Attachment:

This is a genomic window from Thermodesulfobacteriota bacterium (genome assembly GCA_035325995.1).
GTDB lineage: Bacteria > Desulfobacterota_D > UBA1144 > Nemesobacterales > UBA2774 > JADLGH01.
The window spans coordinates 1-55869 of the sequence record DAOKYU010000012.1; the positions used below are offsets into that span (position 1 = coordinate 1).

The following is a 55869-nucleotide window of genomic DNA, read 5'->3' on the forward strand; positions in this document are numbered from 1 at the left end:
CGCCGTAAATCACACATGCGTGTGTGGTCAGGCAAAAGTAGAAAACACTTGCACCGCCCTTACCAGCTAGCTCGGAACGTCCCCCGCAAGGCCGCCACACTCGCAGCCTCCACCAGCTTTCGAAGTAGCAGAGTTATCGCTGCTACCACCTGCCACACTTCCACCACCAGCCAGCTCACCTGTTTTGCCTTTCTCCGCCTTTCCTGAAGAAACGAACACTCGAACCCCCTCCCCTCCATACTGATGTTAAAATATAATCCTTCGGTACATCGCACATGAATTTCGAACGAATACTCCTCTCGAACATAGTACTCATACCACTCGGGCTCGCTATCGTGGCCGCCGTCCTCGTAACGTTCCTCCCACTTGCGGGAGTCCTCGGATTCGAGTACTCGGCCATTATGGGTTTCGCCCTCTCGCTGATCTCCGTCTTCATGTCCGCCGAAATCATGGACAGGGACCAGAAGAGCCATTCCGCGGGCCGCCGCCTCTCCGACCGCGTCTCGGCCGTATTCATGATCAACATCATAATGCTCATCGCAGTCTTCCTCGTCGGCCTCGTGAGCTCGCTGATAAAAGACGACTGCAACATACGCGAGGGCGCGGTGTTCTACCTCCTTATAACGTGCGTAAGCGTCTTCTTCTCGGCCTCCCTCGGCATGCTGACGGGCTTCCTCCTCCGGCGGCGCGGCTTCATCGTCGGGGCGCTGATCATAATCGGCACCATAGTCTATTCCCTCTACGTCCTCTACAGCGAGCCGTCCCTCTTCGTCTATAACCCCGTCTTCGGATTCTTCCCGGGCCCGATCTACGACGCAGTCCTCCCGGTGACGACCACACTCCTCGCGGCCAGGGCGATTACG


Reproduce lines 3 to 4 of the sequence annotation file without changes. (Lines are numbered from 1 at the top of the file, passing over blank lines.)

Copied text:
The window spans coordinates 1-55869 of the sequence record DAOKYU010000012.1; the positions used below are offsets into that span (position 1 = coordinate 1).

The following is a 55869-nucleotide window of genomic DNA, read 5'->3' on the forward strand; positions in this document are numbered from 1 at the left end: